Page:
Although palm trees are typically the first that come to mind when thinking of Florida, there are more than 300 different tree species throughout the state. Trees can add as much as 15% to your home’s value, and can even reduce heating and cooling costs. Courtesy of Florida Realtors®, here are 9 Florida-friendly trees that can boost your property value!
There are dozens of species and varieties of banana and plantain trees. Generally speaking, they have a fast growth rate and do well in warmer climates with plenty of moisture. Its springtime flowering continues through the summer to then produce the desired fruit. Banana trees can grow to be very tall; try the dwarf Cavendish banana (8-10 ft) to accommodate smaller areas. One might be surprised at the various uses for this plant’s natural components!
Other common names for the slash pine are swamp pine, yellow slash pine, and southern Florida pine. This tree displays long soft needles that create a canopy providing the perfect combination of shade & sunlight to plant life below. The slash pine serves as a wonderful sanctuary for wildlife, and its seeds are a great food source for squirrels and other small animals. At its maturity, this tree can grow anywhere from 60-100 ft tall.
Citrus trees are very popular in Florida. Some of the most common species include orange, tangerine, lime, lemon, grapefruit, and kumquat. Citrus trees enjoy full sun. If you are going to plant more than one, make sure they are far enough apart and not too close to buildings. Keep in mind, citrus seedlings take approximately 7-9 years of growth to flower, so consider planting a more mature tree for quicker results. Fruit is low in calories, high in fiber, and citrus specifically is high in vitamin C. Growing your own citrus at home has many benefits!
Mahogany trees serve a purpose for shade and ornamental reasons. They thrive in very warm climates and are native to South Florida. On average they grow to be about 50 ft in height. Additionally, moths and bees love its flowers and assume the role of pollinating them. Mahogany trees are on Florida’s endangered species list and planting your own attributes to repopulation.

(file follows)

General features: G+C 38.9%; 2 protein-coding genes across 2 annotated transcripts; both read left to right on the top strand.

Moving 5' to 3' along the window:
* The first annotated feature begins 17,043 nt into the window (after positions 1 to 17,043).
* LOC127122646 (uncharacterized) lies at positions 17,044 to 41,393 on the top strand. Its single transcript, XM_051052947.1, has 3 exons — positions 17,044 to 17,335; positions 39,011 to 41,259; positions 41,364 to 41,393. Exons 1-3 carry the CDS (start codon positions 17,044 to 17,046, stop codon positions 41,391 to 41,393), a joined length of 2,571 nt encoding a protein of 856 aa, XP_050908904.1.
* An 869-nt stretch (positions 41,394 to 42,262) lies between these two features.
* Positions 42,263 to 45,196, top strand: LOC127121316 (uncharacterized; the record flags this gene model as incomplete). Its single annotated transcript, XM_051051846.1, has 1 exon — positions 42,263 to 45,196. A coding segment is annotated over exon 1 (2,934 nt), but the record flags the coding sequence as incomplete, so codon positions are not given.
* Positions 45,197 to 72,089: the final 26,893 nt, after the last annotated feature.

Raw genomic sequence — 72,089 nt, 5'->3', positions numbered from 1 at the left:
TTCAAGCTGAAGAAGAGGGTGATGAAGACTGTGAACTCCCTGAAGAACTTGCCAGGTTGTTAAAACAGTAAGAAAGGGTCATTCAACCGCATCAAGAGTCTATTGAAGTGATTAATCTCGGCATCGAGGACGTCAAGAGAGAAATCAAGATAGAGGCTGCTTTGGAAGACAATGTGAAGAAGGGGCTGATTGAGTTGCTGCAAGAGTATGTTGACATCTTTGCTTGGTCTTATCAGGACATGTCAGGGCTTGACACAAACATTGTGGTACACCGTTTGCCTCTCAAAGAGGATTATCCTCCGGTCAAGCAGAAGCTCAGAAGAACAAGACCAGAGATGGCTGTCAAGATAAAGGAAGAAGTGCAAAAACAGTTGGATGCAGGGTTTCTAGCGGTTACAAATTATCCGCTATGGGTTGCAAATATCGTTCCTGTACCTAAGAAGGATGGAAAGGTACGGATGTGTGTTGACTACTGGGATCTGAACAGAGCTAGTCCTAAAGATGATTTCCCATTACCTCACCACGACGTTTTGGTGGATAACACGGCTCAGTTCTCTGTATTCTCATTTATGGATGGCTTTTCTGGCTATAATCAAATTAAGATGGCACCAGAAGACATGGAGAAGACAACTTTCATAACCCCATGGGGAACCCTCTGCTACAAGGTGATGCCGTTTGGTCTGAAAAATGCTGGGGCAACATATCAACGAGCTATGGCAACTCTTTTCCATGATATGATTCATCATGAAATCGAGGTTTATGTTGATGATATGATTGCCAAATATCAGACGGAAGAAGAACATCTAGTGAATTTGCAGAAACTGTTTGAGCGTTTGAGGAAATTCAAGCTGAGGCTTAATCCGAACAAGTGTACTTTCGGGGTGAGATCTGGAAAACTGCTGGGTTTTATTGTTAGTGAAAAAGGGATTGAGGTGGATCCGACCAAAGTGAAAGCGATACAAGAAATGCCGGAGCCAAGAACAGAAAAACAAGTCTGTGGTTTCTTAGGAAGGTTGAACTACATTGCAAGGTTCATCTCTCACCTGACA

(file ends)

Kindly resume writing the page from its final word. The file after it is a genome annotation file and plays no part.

Also known as the Japanese plum, the loquat is a small tree that has thrived in Florida since the late 19th century. It only reaches 25 feet, making it an excellent choice for small yards and tight spaces. It blooms fragrant flowers from October through February; fruit is able to be harvested come springtime. Loquats are sweet and juicy, and there are numerous varieties with a range of flavors.
Commonly draped in Spanish moss, the live oak is quintessential when visualizing the South. If you are looking for the ultimate provider of shade or a sufficient source for wildlife food & shelter, then this tree is a great choice. Its very wind-resistant and withstands hurricane season. According to University of Florida botanist Francis Putz, a single live oak can add up to $30,000 value to your property.
Two species of maple trees that do well in Florida are the red maple and Florida maple. The red maple sports vibrant red foliage, while the Florida maple gives more muted yellows and oranges. The colors bring a tinge of the fall season feel down to Florida where the only season we experience is summer, typically. The maple tree drastically varies in size from just a few inches all the way to 100+ ft. If planted in the most optimal conditions, one could live for 300 years or more.
Magnolias can have many shapes & sizes. The most common in Florida is the southern magnolia tree, which can grow from 60-90 ft in height. In Chinese culture, the magnolia tree is a symbol for purity and nobility. It is said that its components can serve many holistic health benefits. Magnolia trees are well-known for fragrant flowers in shades of white and pink.
The crape myrtle is arguably the most popular and beautiful flowering tree in Florida. It is often called “the lilac of the South” and its large blooms can last for up to 100 days. Known characteristics include being tough, adaptable, and showy. Crape myrtles can be one of the most pest-free landscape plants in the sense that they provide food for the good bugs that feed on harmful bugs, as well as attract & provide for pollinating bees.
Now that you’ve gained some tips on boosting your home value, contact us to see how much your home is worth and experience the Water Pointe difference.